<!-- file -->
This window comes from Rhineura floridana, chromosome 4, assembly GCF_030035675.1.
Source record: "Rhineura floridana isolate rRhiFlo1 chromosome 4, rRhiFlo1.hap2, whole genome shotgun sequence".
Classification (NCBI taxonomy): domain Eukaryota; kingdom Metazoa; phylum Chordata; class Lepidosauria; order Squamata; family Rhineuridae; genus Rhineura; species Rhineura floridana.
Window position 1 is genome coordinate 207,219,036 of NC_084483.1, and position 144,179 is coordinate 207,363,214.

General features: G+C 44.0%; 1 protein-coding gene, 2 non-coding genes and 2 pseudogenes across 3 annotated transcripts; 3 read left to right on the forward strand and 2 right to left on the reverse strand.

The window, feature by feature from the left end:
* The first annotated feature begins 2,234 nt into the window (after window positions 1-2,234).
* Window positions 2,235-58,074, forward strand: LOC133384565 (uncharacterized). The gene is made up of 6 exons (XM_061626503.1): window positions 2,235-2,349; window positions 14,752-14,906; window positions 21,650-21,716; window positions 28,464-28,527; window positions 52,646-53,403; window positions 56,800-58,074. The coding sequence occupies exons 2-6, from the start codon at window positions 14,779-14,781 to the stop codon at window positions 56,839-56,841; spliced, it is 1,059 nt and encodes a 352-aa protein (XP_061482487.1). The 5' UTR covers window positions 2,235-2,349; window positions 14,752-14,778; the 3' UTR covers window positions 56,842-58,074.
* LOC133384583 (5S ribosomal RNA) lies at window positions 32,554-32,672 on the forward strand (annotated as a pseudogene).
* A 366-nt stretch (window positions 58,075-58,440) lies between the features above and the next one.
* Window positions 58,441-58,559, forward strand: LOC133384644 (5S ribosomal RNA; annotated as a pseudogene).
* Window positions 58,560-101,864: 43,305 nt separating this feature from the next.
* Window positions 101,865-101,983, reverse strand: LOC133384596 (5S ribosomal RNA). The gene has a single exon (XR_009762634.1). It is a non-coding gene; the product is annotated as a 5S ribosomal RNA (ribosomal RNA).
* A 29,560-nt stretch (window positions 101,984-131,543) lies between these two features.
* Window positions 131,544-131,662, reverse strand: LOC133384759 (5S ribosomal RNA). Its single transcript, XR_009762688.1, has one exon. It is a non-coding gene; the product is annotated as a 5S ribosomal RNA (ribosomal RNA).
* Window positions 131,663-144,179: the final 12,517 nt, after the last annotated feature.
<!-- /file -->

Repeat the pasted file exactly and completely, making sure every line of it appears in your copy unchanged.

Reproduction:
This window comes from Rhineura floridana, chromosome 4, assembly GCF_030035675.1.
Source record: "Rhineura floridana isolate rRhiFlo1 chromosome 4, rRhiFlo1.hap2, whole genome shotgun sequence".
Classification (NCBI taxonomy): domain Eukaryota; kingdom Metazoa; phylum Chordata; class Lepidosauria; order Squamata; family Rhineuridae; genus Rhineura; species Rhineura floridana.
Window position 1 is genome coordinate 207,219,036 of NC_084483.1, and position 144,179 is coordinate 207,363,214.

General features: G+C 44.0%; 1 protein-coding gene, 2 non-coding genes and 2 pseudogenes across 3 annotated transcripts; 3 read left to right on the forward strand and 2 right to left on the reverse strand.

The window, feature by feature from the left end:
* The first annotated feature begins 2,234 nt into the window (after window positions 1-2,234).
* Window positions 2,235-58,074, forward strand: LOC133384565 (uncharacterized). The gene is made up of 6 exons (XM_061626503.1): window positions 2,235-2,349; window positions 14,752-14,906; window positions 21,650-21,716; window positions 28,464-28,527; window positions 52,646-53,403; window positions 56,800-58,074. The coding sequence occupies exons 2-6, from the start codon at window positions 14,779-14,781 to the stop codon at window positions 56,839-56,841; spliced, it is 1,059 nt and encodes a 352-aa protein (XP_061482487.1). The 5' UTR covers window positions 2,235-2,349; window positions 14,752-14,778; the 3' UTR covers window positions 56,842-58,074.
* LOC133384583 (5S ribosomal RNA) lies at window positions 32,554-32,672 on the forward strand (annotated as a pseudogene).
* A 366-nt stretch (window positions 58,075-58,440) lies between the features above and the next one.
* Window positions 58,441-58,559, forward strand: LOC133384644 (5S ribosomal RNA; annotated as a pseudogene).
* Window positions 58,560-101,864: 43,305 nt separating this feature from the next.
* Window positions 101,865-101,983, reverse strand: LOC133384596 (5S ribosomal RNA). The gene has a single exon (XR_009762634.1). It is a non-coding gene; the product is annotated as a 5S ribosomal RNA (ribosomal RNA).
* A 29,560-nt stretch (window positions 101,984-131,543) lies between these two features.
* Window positions 131,544-131,662, reverse strand: LOC133384759 (5S ribosomal RNA). Its single transcript, XR_009762688.1, has one exon. It is a non-coding gene; the product is annotated as a 5S ribosomal RNA (ribosomal RNA).
* Window positions 131,663-144,179: the final 12,517 nt, after the last annotated feature.